So why would they also join a syndicate as well?
It clearly didn’t improve their odds of winning the Lottery any more than buying themselves one extra ticket would have done.
The reasoning is clear: nobody could countenance the prospect, no matter how unlikely, of coming in to work one day and discovering that 47 of their former work buddies were jetting off to the Caribbean and early retirement leaving them to continue in a tedious factory job.
This herd instinct was so prevalent in Britain, in fact, that companies began to take out insurance policies against their employee syndicates winning the Lottery on a Saturday and the members thereof unanimously resigning on the Monday.
This “fear of missing out” is a spectacle we see in investment markets time and time again.
Fear and greed
It is sometimes said that it is greed which drives investment markets up and fear which makes them plummet. But that’s not quite right.
The above chart intends to demonstrate that markets have a tendency to oscillate around a fair value, (however you may measure fair value) becoming well over-valued in a bull market and materially under-valued in a bear market.
The long-term trend is up (with earnings in the stock market or household incomes in property markets) but prices fluctuate around and tend to revert to the mean.
Bull markets often have a tendency to run for much longer than we think they will, but why?
A part of the reason is that fear of missing out.
It’s very easy to sit out of investment markets when they are ticking along with inflation, but what happens when the next door neighbours, your work colleagues and mates down the pub are all “making a killing”?
Even at the risk of losing money, you might jump into stocks or property if only to avoid being the only person not “getting ahead”.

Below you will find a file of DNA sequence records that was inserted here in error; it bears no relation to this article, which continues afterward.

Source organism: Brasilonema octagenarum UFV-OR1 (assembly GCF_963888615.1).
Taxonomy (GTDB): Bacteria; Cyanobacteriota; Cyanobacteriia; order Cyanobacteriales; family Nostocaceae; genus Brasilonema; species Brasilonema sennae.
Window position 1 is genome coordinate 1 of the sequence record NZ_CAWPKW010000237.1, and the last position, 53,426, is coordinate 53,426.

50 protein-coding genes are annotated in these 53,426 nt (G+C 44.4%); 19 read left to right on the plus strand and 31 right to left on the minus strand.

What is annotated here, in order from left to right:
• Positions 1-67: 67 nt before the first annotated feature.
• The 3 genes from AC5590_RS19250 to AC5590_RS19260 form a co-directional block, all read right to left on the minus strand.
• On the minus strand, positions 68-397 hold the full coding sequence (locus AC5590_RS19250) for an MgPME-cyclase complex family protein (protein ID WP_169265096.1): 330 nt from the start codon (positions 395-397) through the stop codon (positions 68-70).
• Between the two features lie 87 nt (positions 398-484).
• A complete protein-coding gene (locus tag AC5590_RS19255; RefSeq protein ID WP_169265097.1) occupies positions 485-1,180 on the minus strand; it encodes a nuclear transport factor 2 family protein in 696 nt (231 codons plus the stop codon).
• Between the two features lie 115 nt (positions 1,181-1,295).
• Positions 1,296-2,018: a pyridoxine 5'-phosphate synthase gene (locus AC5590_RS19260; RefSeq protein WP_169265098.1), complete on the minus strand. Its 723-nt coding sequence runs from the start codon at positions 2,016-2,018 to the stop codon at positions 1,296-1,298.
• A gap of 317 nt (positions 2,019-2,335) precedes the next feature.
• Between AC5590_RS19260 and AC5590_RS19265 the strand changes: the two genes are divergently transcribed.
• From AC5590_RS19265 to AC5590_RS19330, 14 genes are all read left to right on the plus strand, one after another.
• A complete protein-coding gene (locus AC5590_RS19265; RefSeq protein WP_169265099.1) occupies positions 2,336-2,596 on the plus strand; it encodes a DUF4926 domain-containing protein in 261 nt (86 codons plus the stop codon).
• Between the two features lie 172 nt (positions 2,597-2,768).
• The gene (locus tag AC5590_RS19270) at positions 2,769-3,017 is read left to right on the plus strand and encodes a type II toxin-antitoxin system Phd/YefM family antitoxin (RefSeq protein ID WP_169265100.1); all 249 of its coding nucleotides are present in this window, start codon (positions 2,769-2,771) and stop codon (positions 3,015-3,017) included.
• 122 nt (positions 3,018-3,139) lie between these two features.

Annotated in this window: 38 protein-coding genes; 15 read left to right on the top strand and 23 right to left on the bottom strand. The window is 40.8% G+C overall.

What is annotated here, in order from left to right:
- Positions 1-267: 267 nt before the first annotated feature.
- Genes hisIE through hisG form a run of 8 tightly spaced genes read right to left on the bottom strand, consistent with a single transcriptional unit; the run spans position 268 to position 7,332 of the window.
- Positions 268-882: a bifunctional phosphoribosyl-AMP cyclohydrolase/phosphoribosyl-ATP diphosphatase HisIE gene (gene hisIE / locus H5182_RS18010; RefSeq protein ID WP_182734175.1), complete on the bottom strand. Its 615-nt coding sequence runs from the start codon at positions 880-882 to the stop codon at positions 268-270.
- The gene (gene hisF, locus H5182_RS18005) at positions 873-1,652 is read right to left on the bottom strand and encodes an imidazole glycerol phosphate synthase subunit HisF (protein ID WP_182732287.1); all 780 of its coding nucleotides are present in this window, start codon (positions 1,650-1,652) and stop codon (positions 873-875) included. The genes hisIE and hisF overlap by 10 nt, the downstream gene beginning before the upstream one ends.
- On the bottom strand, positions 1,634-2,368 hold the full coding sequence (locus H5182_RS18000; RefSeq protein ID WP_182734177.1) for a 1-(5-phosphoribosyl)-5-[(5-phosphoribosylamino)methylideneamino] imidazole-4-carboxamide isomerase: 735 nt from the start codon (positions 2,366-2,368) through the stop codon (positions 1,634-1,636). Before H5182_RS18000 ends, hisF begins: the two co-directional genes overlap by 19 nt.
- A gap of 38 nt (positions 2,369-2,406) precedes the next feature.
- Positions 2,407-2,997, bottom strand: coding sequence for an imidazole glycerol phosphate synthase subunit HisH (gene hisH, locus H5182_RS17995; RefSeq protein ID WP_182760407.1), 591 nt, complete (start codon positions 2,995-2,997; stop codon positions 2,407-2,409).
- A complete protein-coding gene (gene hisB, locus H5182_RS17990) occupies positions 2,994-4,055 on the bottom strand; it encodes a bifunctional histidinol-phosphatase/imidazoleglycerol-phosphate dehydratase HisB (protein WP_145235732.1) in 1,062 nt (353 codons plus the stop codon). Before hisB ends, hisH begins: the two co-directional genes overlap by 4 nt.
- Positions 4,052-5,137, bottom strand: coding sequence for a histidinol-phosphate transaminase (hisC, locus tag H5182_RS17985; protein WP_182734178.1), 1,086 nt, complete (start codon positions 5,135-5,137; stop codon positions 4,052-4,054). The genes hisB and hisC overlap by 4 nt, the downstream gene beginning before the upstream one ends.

Tech bubble and the herd instinct
This has never been better demonstrated that during the tech stock bubble.
The prices of internet stocks not only became decoupled from fair value, people simply forgot about values altogether.
Who cared about buying a stock at 750 times earnings if there was a chance that you could sell it within a fortnight for 1,000 times earnings?
Nobody! And while the bubble inflated plenty made handsome returns until the bubble finally burst through 2000-2001.
In his May 2007 book Humble Pie Michelin-starred chef Gordon Ramsay proclaimed that when young chefs asked him for financial advice he had begun to tell them to buy themselves a property to live in and then buy another property as an investment because UK prices seemingly always continued to grow at double digit pace.
When this attitude begins to prevail it’s a fair indication that a reversal may soon be in the post.
You have probably heard the quote about taxi drivers and shoe-shine boys.
If wages are expected to grow at, say, 4% per annum, why on earth do people dive into property investment after a market has jumped by 5% in a few months?
In fact, they seem more likely to buy when prices have gone up than when they have become cheaper which makes no rational sense at all.
It is indeed related to fear and greed – and fairly often it is both. Yes it’s partly related to greed and making profits…but it’s also related to the fear of missing out.
While it is much easier to say than it is to do, it is almost always better to be a buyer of quality assets when everyone is telling you that the world is ending and sentiment is despondent than when everyone is in the market and bragging to you about what a killing they are making.